126 homeless people have died in Oregon’s largest county in 2020

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A record 126 people died in 2020 while homeless in Oregon’s most populous county, officials said on Wednesday.

None of the deaths in Multnomah County, which includes Portland, have been attributed to COVID-19. Instead, methamphetamines have been a factor in nearly half of the deaths, a record number since authorities began tracking homeless deaths a decade ago.

“Over nine reports, this has done more than simply remind us that the weather, violence, trauma and instability that people are exposed to when they do not have safe housing are often fatal,” he said. County President Deborah Kafoury said in presenting the annual “Home Unknown” report. “It also reminds us that behind every death there is a name, a family, a set of circumstances and a story.”

When the COVID-19 pandemic hit in 2020, there was no immediately available vaccine and the homeless population was among the most vulnerable groups – with an increased risk of serious illness from COVID-19 – because of collective living environments and underlying health problems.

But in what Jennifer Vines, the county health worker, described as a “startling discovery,” none of the county’s homeless deaths have been attributed to the virus.

Vines said possible explanations for that number are an increasingly younger homeless population – because young adults are less likely to be hospitalized due to illness – and because there has been no no known COVID-19 outbreaks for people living outside in 2020 and few outbreaks in shelters.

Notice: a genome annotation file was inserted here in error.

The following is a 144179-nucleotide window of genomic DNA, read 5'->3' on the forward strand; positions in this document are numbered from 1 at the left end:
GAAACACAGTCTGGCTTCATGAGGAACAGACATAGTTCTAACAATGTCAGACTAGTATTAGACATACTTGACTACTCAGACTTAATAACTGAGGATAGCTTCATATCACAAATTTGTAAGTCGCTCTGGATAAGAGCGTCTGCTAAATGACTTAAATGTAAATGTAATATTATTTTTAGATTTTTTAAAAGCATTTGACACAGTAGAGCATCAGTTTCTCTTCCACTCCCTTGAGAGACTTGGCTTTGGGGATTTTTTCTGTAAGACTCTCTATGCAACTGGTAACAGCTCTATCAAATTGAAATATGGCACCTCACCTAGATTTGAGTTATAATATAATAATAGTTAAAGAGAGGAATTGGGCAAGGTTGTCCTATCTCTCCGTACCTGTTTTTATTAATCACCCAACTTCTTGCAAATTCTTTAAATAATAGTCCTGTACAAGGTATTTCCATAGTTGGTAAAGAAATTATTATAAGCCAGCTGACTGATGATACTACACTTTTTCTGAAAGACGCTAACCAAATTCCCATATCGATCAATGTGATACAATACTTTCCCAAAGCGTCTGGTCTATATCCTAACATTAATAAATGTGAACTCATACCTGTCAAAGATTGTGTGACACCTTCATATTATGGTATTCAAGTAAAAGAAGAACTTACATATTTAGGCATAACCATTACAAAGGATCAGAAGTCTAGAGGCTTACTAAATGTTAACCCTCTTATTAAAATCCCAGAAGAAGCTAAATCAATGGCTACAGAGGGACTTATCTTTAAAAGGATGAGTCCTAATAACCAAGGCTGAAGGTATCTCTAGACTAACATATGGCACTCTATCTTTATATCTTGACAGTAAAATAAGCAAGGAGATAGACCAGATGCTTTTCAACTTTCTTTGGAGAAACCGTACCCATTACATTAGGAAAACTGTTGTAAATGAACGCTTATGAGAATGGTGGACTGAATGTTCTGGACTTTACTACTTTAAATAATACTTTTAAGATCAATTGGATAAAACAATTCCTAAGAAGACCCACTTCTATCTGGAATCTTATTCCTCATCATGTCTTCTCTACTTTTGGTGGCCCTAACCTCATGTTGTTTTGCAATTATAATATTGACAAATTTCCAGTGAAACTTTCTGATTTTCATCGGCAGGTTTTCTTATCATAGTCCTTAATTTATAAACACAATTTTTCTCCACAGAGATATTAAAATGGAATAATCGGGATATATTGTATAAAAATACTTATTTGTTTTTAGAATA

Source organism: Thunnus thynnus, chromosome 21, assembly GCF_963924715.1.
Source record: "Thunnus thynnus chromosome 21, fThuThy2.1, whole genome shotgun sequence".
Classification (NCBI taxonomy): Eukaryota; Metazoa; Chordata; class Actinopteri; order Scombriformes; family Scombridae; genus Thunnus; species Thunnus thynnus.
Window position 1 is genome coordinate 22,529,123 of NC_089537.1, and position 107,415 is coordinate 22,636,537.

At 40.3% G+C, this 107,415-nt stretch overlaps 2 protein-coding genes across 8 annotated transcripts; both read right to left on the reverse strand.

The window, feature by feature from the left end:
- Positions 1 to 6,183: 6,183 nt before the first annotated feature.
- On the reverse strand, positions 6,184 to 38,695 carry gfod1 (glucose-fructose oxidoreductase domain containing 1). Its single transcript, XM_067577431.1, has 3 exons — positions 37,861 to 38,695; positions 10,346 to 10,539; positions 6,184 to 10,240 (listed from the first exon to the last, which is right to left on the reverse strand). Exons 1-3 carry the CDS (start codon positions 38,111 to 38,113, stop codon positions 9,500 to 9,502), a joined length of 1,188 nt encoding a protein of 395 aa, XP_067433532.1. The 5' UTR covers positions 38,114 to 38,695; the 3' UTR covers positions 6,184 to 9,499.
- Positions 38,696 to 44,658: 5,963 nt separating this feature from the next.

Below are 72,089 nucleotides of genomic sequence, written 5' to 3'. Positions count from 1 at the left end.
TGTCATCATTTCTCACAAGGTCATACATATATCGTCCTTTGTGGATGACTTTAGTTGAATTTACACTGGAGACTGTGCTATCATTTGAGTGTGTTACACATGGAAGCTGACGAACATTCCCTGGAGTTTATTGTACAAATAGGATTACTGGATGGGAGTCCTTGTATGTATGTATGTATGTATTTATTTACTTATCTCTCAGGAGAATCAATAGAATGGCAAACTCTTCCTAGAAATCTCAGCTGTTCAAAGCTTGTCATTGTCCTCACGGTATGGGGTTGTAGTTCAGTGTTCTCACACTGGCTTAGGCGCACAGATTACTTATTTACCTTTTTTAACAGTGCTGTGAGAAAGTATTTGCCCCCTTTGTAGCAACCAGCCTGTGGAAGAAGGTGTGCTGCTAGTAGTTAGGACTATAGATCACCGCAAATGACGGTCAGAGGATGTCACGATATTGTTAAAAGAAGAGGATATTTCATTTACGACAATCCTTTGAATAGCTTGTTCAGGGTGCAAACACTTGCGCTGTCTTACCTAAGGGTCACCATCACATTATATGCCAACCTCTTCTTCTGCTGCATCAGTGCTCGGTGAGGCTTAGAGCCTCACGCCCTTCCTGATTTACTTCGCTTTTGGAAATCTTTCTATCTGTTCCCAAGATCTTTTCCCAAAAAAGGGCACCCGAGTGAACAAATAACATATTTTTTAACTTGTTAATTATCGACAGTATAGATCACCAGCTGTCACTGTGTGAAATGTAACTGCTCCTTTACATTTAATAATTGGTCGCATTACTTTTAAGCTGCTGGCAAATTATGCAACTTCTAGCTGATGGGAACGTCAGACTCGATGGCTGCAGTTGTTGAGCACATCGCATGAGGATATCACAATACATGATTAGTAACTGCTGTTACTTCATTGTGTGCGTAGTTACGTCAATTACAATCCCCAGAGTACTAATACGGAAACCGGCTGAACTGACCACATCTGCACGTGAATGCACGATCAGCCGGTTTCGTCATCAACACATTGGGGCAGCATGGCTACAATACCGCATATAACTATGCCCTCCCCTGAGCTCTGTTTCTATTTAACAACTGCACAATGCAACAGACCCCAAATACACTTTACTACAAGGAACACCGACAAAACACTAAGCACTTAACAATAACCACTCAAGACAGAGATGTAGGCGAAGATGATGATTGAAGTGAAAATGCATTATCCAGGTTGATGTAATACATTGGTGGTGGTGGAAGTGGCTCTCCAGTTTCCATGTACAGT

Vines said it is possible that some COVID-19-related deaths were overlooked, as homeless people hospitalized for at least 24 hours before a natural death were not included in the report.

However, in 62 deaths, methamphetamines were a significant factor. Vines said officials had heard reports that methamphetamine was being made “stronger, cheaper and more available on our streets.”

Unlike opioids, there is no treatment that relieves methamphetamine poisoning or helps with withdrawal and cravings, and no equivalent of naloxone, which reverses an opioid overdose, Vines said.

Among the deaths last year was Christopher Madson-Yamasaki, who died of a methamphetamine overdose. The 26-year-old’s mother, Hope Yamasaki, touched on her son’s struggle for help on Wednesday.

Yamasaki said her son, who was diagnosed with schizoaffective disorder – a chronic condition in which a person exhibits symptoms of schizophrenia and disorders such as depression – has spent years entering and exiting programs.

“I don’t even know how to count. We went back and forth between hospital patients, ”Yamasaki said. “He was kicked out of drug rehab because of mental health issues and kicked out of mental health programs because of drugs.”

But one morning in February 2020, Yamasaki received a knock on his door.

“My daughter and I could sense that something was wrong and she begged me not to answer. I had to do it, ”Yamasaki said. A policeman stood in front of her. “I learned … that my oldest son has left this world. He was kicked out of the shelter because he was smoking on the fire escape and acting erratically. He was found in a tent in Northwest Portland, not too far from where he was going to school.

The average age of death among people who are homeless was 46, more than three decades younger than the average life expectancy of a person living in the United States. and homeless camps.

Oregon has a higher rate of homeless people than almost any other state in the country.

A 2020 federal review found that 35 people in Oregon are homeless per 10,000. Only three states had a higher rate: New York (47 people per 10,000), Hawaii (46 people per 10,000) and California (41 people per 10,000).

In Multnomah County, more than 4,000 people were made homeless in 2019 – half were “not safe” or sleeping outside.

When the county started tracking the number of homeless people who died in 2011, there were 47.

“Homelessness matters,” Yamasaki said. “Those who have mental health issues and addiction issues are important. Chris mattered.

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Cline is a member of the Associated Press / Report for America Statehouse News Initiative Corps. Report for America is a national, nonprofit service program that places reporters in local newsrooms to cover undercover issues.

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